Workers told Quinns ‘would never have involvement in company again’

Sean Quinn Jnr brings unfair dismissal case to Employment Appeals Tribunal

Employees of Quinn Insurance were told by a joint administrator of the company in 2010 that the Quinn family “would never ever have any involvement in this insurance company ever, ever, ever again”, an Employment Appeals Tribunal heard today.

Employees of Quinn Insurance were told by a joint administrator of the company in 2010 that the Quinn family “would never ever have any involvement in this insurance company ever, ever, ever again”, an Employment Appeals Tribunal heard today.

 

Employees of Quinn Insurance were told by a joint administrator of the company in 2010 that the Quinn family “would never ever have any involvement in this insurance company ever, ever, ever again”, an Employment Appeals Tribunal heard today.

The joint receiver, Michael McAteer confirmed he made the remarks but said it was in the context of the Quinns not being a potential bidder for the firm they had previously controlled.

Sean Quinn Jnr, who was employed at the company, brought an unfair dismissal case after being made redundant in August 2011.

Today is just the second day of evidence following an initial session in May, 2013.

A previous hearing heard his claims that he had been on the receiving end of a “campaign of victimisation and harassment” and forced out.

However, the tribunal heard Mr Quinn had been head of UK operations, a role no longer required as they were unable to conduct business in the UK.

Mr Quinn, who had been on a basic salary of € 75,000 before bonus, had declined a number of alternative, lower paid and less senior positions.

Asked about several comments he made regarding the company and the Quinn family, Mr McAteer acknowledged he had said they would no longer have a role in the insurance company.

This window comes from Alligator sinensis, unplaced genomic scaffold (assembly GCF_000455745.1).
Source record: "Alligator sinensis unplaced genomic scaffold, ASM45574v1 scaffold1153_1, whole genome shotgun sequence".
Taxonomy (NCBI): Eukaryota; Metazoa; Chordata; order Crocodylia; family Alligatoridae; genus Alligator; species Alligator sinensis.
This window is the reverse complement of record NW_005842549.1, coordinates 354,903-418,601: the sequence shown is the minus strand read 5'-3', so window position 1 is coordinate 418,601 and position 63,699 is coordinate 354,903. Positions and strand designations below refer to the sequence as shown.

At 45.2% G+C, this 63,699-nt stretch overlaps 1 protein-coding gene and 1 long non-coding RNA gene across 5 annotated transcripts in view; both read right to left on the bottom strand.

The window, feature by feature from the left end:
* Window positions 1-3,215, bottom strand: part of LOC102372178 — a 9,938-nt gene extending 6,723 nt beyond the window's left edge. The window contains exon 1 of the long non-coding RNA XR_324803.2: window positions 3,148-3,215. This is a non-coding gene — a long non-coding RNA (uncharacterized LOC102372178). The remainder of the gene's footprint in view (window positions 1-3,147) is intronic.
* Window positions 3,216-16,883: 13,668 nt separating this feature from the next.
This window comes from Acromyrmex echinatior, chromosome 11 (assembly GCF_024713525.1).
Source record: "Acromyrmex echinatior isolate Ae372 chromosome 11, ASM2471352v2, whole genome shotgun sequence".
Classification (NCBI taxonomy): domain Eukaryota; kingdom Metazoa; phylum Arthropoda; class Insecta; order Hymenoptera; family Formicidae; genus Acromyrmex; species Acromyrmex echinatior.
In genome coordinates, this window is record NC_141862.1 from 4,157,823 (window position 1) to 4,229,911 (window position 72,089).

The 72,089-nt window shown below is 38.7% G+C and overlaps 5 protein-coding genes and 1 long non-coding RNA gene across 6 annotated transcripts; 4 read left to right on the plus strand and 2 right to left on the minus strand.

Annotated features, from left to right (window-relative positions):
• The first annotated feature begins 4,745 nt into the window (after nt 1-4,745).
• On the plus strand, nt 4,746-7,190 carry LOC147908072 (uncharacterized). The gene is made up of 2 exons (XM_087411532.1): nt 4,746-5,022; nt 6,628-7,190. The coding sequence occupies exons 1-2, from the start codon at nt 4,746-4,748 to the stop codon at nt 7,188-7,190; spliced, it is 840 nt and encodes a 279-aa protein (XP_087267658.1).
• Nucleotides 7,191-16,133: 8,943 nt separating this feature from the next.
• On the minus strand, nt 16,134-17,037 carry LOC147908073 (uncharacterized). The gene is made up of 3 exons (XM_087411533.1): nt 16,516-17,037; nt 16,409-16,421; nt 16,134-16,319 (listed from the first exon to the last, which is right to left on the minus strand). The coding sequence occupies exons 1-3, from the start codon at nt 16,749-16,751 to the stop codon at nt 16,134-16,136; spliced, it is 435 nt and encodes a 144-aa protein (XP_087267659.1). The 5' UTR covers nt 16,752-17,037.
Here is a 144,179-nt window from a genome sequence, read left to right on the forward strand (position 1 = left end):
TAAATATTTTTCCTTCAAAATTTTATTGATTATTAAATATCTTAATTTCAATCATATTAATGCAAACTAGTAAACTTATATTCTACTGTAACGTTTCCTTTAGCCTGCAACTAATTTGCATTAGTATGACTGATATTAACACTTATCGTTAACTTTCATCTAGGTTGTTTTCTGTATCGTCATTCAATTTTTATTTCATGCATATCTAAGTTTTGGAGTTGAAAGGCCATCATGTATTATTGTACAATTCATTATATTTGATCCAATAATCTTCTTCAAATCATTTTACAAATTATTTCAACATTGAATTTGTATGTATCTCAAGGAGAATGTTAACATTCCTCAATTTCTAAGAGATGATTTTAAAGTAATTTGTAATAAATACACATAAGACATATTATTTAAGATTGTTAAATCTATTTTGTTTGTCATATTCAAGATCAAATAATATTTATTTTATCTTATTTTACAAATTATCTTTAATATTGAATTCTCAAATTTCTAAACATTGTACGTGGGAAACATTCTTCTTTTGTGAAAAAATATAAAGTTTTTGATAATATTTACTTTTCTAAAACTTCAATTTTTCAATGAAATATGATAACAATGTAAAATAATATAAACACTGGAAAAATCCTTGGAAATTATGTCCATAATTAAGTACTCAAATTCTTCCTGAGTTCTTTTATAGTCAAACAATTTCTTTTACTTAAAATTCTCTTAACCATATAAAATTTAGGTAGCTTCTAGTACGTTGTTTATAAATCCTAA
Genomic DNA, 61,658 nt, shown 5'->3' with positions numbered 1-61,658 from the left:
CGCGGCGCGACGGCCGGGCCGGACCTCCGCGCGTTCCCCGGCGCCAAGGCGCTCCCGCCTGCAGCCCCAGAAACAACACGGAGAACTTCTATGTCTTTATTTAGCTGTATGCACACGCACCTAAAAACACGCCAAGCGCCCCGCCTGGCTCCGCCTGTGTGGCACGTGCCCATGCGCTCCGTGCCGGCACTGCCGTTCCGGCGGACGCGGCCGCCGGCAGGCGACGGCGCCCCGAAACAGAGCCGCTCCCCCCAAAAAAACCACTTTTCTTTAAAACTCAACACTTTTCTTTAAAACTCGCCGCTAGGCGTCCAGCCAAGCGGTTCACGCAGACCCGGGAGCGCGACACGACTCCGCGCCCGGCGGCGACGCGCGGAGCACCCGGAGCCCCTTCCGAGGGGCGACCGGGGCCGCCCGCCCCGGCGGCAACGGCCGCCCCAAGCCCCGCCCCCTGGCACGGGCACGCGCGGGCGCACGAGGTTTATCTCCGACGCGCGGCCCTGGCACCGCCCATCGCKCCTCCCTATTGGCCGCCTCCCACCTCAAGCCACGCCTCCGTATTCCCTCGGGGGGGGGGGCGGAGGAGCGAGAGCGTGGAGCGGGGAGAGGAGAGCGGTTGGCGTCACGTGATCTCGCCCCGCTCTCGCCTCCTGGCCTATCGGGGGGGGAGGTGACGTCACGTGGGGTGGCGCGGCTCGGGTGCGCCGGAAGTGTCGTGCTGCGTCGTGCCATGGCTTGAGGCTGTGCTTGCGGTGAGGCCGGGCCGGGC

“At the time there was a sales process; that process was being managed by ourselves...there was no Quinn family proposal put to us, therefore the Quinns could not be involved in purchasing the business,” he said.

However, Mr Quinn believes he was deliberately targeted as part of a “clearing out” of his family, his barrister Ercus Stewart said.

The tribunal heard that of eight family members originally at the company, just one had made the transition to Liberty Mutual, the eventual buyers.

At one stage, Mr Stewart put it to Mr McAteer that at a meeting with five employees in 2010, “you pointed at each one of the employees (individually) and you said: ‘you’re a friend of Sean Jnr’.”

“You said in no uncertain terms that they shouldn’t be associated with Sean Jnr.”

Mr McAteer said he would not have used that language.

In several exchanges between Mr Quinn and Mr McAteer, the former outlined his concerns at his treatment.

The tribunal heard his management role was eventually replaced by two people who together are paid over € 200,000.

Mr Stewart said: “Did you tell him that he had no future in the company and would he take redundancy?”, to which Mr McAteer replied that he had not.

Joint administrator Grant Thornton was appointed to Quinn Insurance in March, 2010 when 900 redundancies were sought.

The hearing continues today.